I'm afraid I don't have time today or tomorrow for any more extended discussion on this. I'm going in for a CT scan today and tomorrow is the surgery to place the leads into my brain. Needless to say, I'll be busy and not thinking too much about this discussion. I may have more time this coming week since my activity level will be greatly reduced on the exercise front. Until then, I bid you all farewell. 

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I used to read this forum religiously, but stopped because this running debate over TUDCA had become over the top tedious.  I just tuned back in assuming everyone had finally gotten bored repeating themselves and moved on, but not so.

The simplest concept and most obvious observation that every person on every Parkinson’s forum immediately figures out is that some drugs and supplements work for some people and not others. Is that really so hard? If a particular drug or supplement does not work for you, the only intelligent thing you can say about it is that it does not work for you. It is fundamentally ignorant to argue a supplement doesn’t work because it doesn’t work for you.

 

The TUDCA skeptics, for example, have written many posts telling us what has worked for them, yet I don’t see anyone questioning the veracity of their comments. Everyone who reads their posts has the class to take them at face value, yet for the better part of four years now and the better part of 47 pages, they have disparaged Mr. Fritz insisting that TUDCA does not work - even though there are others who say it does. The only conclusion one can draw is that they are not so much interested in teaching and learning, that is, helping other PWP as they prefer being argumentative.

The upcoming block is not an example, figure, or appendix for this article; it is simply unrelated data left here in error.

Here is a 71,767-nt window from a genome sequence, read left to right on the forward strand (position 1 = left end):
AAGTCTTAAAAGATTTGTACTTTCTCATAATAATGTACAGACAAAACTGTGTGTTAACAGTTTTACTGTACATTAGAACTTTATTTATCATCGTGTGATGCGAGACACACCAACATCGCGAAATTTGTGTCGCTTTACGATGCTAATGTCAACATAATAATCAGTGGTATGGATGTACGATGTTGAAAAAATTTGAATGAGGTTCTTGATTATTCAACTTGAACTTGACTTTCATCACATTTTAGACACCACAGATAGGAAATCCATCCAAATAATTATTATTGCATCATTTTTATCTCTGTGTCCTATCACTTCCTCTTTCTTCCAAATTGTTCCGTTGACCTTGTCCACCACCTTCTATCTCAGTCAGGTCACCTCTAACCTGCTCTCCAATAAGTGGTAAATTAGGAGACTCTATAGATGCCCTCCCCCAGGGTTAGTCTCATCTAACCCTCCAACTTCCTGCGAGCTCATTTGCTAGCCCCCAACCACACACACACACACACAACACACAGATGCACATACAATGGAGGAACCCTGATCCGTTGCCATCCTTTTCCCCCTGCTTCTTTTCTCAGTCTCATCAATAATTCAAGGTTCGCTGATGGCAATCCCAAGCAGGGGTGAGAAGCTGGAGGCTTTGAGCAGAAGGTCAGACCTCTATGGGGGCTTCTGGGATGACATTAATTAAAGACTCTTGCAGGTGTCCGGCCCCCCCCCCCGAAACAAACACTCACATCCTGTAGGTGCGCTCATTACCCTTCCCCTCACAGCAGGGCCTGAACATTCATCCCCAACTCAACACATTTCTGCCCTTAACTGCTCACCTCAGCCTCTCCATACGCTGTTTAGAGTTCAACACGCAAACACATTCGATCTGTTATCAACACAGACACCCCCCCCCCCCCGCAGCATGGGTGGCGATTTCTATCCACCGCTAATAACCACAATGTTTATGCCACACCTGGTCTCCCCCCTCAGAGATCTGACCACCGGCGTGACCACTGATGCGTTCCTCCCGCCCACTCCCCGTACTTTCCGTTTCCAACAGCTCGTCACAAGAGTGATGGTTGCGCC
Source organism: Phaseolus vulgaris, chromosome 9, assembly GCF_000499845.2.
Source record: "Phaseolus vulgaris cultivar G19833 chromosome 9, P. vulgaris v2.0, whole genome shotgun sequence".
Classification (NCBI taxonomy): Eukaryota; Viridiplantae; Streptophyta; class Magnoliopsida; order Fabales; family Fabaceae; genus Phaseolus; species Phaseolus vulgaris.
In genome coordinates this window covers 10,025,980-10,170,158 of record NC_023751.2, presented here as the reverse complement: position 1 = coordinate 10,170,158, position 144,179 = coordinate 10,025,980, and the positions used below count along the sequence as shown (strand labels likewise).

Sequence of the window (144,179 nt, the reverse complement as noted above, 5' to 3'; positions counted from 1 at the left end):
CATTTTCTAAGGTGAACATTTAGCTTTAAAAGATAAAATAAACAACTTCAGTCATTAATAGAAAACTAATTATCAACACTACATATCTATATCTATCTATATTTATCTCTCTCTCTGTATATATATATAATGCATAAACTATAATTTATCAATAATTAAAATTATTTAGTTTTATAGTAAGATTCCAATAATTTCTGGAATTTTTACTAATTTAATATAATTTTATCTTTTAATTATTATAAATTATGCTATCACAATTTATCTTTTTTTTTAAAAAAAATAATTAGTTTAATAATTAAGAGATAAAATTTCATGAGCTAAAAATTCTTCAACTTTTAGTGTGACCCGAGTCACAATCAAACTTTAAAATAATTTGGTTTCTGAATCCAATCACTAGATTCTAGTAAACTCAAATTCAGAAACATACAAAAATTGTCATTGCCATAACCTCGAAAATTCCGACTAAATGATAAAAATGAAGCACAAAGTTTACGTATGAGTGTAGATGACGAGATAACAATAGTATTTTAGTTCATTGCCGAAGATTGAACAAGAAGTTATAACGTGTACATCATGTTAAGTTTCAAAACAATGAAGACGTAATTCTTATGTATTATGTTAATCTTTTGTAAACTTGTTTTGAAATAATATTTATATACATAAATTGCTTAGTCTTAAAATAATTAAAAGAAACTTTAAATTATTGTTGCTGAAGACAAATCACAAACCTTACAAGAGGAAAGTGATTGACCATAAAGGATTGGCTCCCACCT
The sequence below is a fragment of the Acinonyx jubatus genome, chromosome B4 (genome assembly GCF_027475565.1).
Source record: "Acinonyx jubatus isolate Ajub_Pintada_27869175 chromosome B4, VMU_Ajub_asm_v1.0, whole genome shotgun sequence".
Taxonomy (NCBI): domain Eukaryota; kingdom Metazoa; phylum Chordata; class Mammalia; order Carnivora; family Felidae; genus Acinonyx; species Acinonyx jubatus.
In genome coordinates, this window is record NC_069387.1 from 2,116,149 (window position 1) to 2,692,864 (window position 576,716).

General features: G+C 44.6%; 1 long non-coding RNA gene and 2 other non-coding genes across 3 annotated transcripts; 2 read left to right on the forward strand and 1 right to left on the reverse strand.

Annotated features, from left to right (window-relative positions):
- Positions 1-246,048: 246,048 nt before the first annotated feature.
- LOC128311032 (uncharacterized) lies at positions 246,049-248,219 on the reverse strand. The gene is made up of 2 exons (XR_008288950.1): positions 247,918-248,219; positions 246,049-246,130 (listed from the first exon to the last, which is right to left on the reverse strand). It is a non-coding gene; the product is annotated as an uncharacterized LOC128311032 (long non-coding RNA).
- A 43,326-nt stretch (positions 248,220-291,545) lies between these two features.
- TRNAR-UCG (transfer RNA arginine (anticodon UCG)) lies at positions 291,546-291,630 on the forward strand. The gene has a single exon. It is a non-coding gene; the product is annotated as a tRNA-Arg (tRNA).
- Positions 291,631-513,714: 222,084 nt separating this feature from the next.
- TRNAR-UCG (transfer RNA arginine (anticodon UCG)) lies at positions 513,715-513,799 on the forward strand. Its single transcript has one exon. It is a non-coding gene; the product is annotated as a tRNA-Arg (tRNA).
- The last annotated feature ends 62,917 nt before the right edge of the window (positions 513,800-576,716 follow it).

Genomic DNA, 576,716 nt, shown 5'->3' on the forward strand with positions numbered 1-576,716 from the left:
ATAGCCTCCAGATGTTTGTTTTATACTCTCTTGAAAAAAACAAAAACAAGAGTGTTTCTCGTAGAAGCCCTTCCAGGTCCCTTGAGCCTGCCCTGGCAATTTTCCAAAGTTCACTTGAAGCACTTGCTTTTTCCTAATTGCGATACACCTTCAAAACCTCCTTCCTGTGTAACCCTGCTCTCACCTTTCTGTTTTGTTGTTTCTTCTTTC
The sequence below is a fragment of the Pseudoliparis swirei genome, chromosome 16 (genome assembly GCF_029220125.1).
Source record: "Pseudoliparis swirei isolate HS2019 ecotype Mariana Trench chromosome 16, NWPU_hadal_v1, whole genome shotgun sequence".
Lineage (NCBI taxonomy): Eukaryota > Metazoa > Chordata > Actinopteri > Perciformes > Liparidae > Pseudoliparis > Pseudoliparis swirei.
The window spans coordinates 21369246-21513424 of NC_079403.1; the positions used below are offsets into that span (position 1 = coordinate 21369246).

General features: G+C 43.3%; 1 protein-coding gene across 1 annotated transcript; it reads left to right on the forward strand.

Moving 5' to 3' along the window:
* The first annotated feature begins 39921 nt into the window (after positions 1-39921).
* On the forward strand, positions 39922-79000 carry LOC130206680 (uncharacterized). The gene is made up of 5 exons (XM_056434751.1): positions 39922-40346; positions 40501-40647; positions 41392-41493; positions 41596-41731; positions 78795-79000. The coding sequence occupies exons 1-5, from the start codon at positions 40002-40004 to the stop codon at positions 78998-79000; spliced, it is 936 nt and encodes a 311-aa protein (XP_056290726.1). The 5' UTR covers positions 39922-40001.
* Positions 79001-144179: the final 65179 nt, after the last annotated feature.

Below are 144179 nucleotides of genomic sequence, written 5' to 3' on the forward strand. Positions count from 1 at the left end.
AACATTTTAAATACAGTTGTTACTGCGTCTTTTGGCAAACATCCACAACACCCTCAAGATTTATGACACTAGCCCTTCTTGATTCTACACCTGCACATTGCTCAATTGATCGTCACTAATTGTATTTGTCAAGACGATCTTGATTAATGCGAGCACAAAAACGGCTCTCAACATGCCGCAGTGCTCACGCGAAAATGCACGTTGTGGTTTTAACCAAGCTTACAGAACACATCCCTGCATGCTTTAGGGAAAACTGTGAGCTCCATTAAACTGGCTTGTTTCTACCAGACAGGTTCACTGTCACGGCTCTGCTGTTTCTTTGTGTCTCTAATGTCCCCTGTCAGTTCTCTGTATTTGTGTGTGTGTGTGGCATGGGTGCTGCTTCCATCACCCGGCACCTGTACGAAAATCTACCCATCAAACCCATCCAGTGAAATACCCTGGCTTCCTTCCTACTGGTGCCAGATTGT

“What does TUDCA do?” It helps some people with Parkinson’s disease. Is that simple enough?

 

I believe Mr. Fritz must enjoy this endless back-and-forth as much as the naysayers do, otherwise he would’ve quit responding long time ago.

 

Get a life, people.

 

See you next year.

Edited by MarcB
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I participate in a different forum now, where I have quite enough friends, which is very enjoyable because it's a large group and everyone shares their experience and research without all the acrimony. There are a lot of robust discussions because of course people disagree and there's two schools of thought on most Parkinson's therapies. You'd like it. As a diligent and knowledgeable researcher, your input would really benefit a lot of people, but I can't tell you which forum it is because you know who might jump on just so they would have a bigger audience to aggravate. ha.

Edited by MarcB